It’s the classic fairytale opening: Once Upon A Time – but what does it actually mean? Apart from the obvious “this happened in a distant past that may or may not have been our past”, it’s kind of difficult to say.
I do wonder about the now-forgotten person who created that opening, though. Did they (probably he, if it came through the tradition of traveling bards/storytellers, although I’m not going to say definitely since there were female storytellers – we just don’t know nearly as much about them) flounder around looking for just the perfect way to start their newest piece? Did they start with something that had the right general feel and tweak it until they got it just so?
In some ways verbal storytelling has it a little easier. The thing isn’t pinned down on paper (which despite the ephemeral nature of the medium and the even more ephemeral nature of electronic literature starts to feel like it’s been carved in stone as soon as it’s there in black and white or whatever text and background color you prefer), and there’s the immediate feedback from the audience. You can even say, “Ah, this one doesn’t interest you, how about I tell you something else. Something with adventure, fighting, and no kissing.” (or minimal kissing, anyway, since most stories for grown ups wind up with kissing in there somewhere).
Precisely why I think of The Princess Bride when I think of storytelling is a story on its own. Many years ago, not too long after Princess Bride was released, I found – to my delight – a copy of the book. I expected a standard-issue movie novelization, or possibly a longer, more involved story that had been compressed to fit into a movie timespan.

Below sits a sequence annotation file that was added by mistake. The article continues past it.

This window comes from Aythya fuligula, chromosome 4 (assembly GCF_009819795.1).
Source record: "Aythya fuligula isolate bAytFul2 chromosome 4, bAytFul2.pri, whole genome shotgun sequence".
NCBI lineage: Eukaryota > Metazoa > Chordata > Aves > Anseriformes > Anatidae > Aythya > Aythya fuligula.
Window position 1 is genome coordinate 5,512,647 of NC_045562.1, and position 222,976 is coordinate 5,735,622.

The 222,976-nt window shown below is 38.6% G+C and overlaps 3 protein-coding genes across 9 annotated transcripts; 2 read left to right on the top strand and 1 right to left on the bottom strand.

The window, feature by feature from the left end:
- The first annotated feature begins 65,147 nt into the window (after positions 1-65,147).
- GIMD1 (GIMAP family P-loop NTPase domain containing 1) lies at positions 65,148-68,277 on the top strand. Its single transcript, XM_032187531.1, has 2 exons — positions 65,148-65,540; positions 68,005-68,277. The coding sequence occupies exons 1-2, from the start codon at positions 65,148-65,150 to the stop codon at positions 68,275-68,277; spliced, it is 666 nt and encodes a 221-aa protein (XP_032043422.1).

What I got was… well. It’s a book within a book, just as Princess Bride is a story within a story. And the outer outer story is loaded with asides about what was cut from the fictional book to produce the readable and enjoyable version that is in my hot little hands. As well as the fighting, adventure, torture, and the rest of it, of course. And a certain amount of kissing. Although it most definitely is not a kissing book.
Anyway, why do the fairytales have this semi-classic/semi-cliche opening? (And why do so many of the successful fairytale-ish books, movies, etc. seem to do something that’s got the same feel? (A Long Time Ago in A Galaxy Far Far Away…. )). I won’t say I’m correct on this, but these openings clearly place the story that follows somewhere other. They’re in a world that isn’t this one – despite being rather similar in a lot of ways – and in a time that isn’t this one. They’re also somewhat timeless, since they don’t usually have a definite era they can be pinned to. Some time before modern conveniences for the most part (or in the Star Wars example, so long ago/far away that the entire civilization is probably long gone), and in a world where magic happens, but where goodness (usually as defined by whoever’s currently in charge of such mores) is rewarded and wickedness is punished. Which is not to say that wickedness doesn’t usually get a pretty long time to run free before the virtuous hero/heroine has suffered enough to receive their reward.
It’s a way to signal that this story is one of those, one where the proper morals are reinforced and behavior that’s anti-societal (and usually antisocial as well, since things like eating children are usually frowned upon) is punished – a way to pass on to others what proper behavior is (yeah, you look at the fairytales and there’s always a moral lesson in it. Although a lot of them these days the lesson can be pretty unsettling – the non-sappy versions of The Little Mermaid come to mind).
Finding the older versions of them to see the older lessons is an interesting if unnerving exercise. The Grimm Brothers, whether they made up the ones they published or used modified folk tales as their base, are pretty horrifying to modern sensibilities. The bowdlerization and softening that’s happened over the years says a lot about how we’ve changed as a society (or as multiple interconnected societies, really). We’re a lot further from the blood and the death than we used to be even a hundred years ago.
Personally, I think that’s a good thing.
Oh, and have a “helpful” Westley.